Cow spots in Clinton crosswalk

Iowa dairy princess adds dairy angle to community project

    CLINTON, Iowa – A painted crosswalk in downtown Clinton is not the average urban beautification project. It is, however, reflective of Hillary Burken’s heritage.
    The Iowa dairy princess took to the street June 17 for six hours as part of a partnership between her high school’s Synergy organization and a Paint Iowa Beautiful grant administered by the Clinton Downtown Alliance. The student group, which earns students credit for community service, raised funds for projects that included murals and crosswalks.
    Burken’s choice of design for the crosswalk at the corner of Fourth Avenue and Second Street South was Holstein spots.
    “I’m not much of an artist,” Burken said. “But, I can paint cow spots.”
    Burken comes from a farm only seven minutes from Clinton, Blue Hyll Dairy, owned by her father, Marty Burken. She was crowned Iowa Dairy Princess last August and graduated from Clinton High School this spring. She has spent much of this summer going to dairy promotion appearances while also working on the farm.
    But before graduating, she met with city leaders working to bring downtown Clinton to life and put their grant to work.
    “One of them said it would be cool to paint the crosswalks,” Burken said.  
    While her design was simple, putting it on concrete was not as easy as she thought.
    “The surface is just so coarse,” she said. “After we got the background painted, we decided to just dump a little spot of paint on it and push it out until it looked like a spot.”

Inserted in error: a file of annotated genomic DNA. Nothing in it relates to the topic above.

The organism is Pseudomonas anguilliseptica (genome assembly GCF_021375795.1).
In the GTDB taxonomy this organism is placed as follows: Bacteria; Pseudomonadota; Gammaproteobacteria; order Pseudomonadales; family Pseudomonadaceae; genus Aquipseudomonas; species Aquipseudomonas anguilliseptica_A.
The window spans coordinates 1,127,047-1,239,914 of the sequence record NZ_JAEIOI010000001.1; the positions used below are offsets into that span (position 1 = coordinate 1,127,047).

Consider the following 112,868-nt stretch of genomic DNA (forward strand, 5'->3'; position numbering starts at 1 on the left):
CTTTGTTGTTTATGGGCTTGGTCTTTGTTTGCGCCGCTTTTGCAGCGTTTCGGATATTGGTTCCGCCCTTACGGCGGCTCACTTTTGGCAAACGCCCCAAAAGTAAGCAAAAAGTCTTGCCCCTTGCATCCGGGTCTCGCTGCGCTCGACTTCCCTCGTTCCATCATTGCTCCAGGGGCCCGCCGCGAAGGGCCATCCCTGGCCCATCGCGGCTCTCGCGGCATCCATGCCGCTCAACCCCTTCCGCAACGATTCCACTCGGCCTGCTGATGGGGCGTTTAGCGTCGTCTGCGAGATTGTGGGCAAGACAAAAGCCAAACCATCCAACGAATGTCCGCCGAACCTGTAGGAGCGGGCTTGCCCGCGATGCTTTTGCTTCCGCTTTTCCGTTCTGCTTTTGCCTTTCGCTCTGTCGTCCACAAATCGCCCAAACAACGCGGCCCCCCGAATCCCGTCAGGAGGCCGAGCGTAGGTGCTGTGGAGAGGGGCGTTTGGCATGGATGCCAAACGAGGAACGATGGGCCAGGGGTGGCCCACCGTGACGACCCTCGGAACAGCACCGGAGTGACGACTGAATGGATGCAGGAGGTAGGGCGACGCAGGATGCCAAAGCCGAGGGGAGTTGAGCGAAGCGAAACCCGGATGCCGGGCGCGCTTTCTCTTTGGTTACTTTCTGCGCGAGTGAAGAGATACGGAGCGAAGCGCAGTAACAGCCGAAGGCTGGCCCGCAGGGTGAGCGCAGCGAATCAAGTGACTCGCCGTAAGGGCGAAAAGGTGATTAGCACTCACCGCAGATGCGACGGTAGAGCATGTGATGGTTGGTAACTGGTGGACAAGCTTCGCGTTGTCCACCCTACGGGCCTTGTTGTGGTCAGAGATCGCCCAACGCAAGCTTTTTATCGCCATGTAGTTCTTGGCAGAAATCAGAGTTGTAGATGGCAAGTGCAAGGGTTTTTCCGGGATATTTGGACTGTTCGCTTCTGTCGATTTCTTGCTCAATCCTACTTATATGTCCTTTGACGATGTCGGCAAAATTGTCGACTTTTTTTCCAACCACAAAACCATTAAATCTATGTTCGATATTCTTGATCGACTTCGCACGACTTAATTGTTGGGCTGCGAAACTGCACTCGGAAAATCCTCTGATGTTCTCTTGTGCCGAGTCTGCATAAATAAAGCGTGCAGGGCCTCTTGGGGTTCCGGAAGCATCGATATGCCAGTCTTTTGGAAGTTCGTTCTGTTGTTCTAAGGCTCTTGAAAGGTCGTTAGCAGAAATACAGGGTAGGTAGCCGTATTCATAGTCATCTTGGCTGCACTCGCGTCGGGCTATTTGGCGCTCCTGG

While she and another student did their work, they received plenty of attention from passers-by, including a police officer. The street was blocked off during the painting.
    Other crosswalk designs throughout the area include clouds, a yellow brick road and piano keys with a treble cleft and the word “music.” Burken said the location of the one she painted is good, with many downtown events happening a block away.
    Perhaps more important than the cow-themed crosswalk is how working with Clinton’s leaders connected Burken to her city.
    “I met a lot of great people,” she said. “I fell in love with the idea of working with my city; it is so rewarding. My mindset about (Clinton) is so different now.”
    Burken said her previous experience was that people saw Clinton as a rather grungy urban area.
    She now serves on the Mayor’s Youth Commission, a role that came up during her senior year of high school.
    “The mayor reached out to Synergy and said it was in the constitution that youth be involved in the city,” she said.
    Burken’s experience in Clinton led her to make plans to attend Kansas State University in the fall to pursue community planning and related topics.
    That is a big change from her original plan to pursue an agriculture curriculum, staying close to her dairy farm roots.
    “When I told my father I was thinking of switching my plans, he was good with it,” Burken said. “He told me agriculture will never leave me; that’s where I learned a lot of my skills.”


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